At the opening ceremony
The objects represent but a selection of Sheikh Faisal bin Qassim Al Thani’s modern version of a Cabinet of Curiosities (Kunstkamera), an eclectic type of collection personally assembled by the Sheikh. ''My collection started out as a small one, kept it in my own majlis, but when the collection began to expand, people became more interested in seeing it, especially academics such as university professors, diplomats and other prominent personalities. I therefore wanted to share my hobby and passion with people through the Museum, whose architectural design reflects the Qatari identity, and to present the artefacts in a way that reflects my vision,'' —Sheikh Faisal said in the interview to the Cultural Creative Agency (CCA) before the exhibition in Russia.
The exhibition fragment
The curatorial concept is based on the desire to show the identity of Qatari culture dating back to antiquity and its place in the world. Visitors can read the country’s history through the objects that form fascinating stories. "Qatar’s confidence in civilization through culture has long proven successful advancements across many fields of human knowledge”, — says Waleed Al-Dulaimi, curator at the Sheikh Faisal Museum. Qatar is known as a country with an aesthetically subtle culture, and the ethnographic exhibition in St Petersburg, home to the Oriental studies in Russia, promises to be a real revelation both for professionals and connoisseurs of refined style and undemonstrated values alike.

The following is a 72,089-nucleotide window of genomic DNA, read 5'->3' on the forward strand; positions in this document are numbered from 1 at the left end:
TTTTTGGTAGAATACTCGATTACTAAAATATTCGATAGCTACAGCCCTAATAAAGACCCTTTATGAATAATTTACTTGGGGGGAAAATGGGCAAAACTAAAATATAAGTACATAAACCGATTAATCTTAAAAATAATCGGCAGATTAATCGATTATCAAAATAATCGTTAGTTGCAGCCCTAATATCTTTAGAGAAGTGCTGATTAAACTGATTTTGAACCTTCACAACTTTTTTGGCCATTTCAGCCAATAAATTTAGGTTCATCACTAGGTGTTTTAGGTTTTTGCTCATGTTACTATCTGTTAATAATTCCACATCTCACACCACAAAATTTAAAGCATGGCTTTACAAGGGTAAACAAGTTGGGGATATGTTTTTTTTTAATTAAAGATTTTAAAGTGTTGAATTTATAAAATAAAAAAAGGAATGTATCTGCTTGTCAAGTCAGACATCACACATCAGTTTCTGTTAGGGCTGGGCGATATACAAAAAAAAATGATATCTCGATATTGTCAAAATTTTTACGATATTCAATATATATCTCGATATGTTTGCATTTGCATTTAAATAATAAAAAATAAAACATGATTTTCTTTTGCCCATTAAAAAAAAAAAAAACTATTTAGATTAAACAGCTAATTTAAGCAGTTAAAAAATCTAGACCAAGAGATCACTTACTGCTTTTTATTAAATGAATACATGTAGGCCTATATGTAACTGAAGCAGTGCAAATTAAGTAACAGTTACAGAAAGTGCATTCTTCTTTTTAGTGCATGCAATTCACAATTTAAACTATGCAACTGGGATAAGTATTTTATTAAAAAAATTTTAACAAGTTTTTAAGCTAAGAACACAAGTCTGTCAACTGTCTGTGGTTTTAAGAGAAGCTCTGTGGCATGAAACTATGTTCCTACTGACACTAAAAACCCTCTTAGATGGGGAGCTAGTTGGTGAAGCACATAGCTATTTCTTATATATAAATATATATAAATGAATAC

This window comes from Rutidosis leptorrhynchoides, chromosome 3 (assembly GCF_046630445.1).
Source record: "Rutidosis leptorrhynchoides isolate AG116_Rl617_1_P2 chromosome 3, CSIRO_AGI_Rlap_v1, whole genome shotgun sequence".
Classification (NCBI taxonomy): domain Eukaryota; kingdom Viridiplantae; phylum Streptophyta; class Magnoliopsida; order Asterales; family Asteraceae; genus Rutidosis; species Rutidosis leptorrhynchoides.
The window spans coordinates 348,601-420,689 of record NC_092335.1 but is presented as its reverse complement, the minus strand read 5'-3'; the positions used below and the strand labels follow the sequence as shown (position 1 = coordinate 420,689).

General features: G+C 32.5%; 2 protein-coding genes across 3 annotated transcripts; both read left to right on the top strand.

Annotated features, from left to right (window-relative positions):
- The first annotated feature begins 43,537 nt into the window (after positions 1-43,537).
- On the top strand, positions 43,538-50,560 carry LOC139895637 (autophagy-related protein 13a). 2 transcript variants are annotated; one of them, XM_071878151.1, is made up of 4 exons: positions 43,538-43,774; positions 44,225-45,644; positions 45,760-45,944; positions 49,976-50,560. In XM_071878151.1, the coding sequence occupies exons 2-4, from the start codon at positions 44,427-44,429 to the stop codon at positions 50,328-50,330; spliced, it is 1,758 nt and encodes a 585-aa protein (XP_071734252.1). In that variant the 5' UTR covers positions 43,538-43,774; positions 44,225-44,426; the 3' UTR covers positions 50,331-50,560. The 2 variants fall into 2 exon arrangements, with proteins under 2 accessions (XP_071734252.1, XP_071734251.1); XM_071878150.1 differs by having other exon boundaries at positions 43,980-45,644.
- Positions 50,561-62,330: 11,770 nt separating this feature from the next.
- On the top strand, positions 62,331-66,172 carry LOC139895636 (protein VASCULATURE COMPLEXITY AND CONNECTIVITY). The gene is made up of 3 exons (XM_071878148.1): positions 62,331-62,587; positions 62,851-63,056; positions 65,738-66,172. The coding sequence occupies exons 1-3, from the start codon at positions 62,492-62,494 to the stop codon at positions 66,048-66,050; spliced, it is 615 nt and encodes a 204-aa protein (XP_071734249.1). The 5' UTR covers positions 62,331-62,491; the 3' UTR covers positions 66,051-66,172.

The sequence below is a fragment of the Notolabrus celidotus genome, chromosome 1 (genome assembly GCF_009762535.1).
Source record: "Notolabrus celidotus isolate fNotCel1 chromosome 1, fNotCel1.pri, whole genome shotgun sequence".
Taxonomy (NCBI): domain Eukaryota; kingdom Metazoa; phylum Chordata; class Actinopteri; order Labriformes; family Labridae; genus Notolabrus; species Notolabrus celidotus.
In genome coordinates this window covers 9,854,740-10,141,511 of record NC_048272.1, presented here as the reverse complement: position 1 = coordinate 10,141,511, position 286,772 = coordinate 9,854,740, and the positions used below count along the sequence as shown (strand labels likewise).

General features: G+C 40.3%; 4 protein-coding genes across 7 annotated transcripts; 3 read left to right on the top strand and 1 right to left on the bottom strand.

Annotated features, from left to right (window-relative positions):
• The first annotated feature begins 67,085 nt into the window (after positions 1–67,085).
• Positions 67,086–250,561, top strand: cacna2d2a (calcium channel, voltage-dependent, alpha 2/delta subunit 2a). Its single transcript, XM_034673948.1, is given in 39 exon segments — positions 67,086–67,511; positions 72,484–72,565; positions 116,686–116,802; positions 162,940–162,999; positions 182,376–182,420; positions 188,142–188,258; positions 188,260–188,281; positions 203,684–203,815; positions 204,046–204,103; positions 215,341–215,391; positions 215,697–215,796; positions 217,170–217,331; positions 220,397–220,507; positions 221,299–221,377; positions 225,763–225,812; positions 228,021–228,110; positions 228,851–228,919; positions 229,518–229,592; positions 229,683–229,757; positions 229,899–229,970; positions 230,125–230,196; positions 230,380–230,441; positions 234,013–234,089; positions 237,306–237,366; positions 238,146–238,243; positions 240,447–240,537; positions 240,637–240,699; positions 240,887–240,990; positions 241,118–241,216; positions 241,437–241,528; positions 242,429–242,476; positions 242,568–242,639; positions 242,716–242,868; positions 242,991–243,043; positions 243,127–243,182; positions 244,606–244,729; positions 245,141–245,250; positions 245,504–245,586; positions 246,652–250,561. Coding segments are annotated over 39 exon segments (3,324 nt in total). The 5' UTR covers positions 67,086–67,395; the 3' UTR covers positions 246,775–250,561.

The exhibition showcases over 200 objects ranging in size and origin
The exhibition showcases objects spanning over a hundred years and ranging in features and size: from an intricately decorated glass lamp to richly inlaid chests, precious gemstones and jewellery never exhibited before out of Qatar. The objects are much more than just a collection of catalogued objects.
According to the curatorial concept artefacts are grouped by themes so that visitors can experience a wide range of major types of tangible and intangible heritage: boats, carpets and bedspreads, domestic utensils and clothing. Other traditional Qatari themes taken to the exhibition are falconry, pearl diving, and the camel.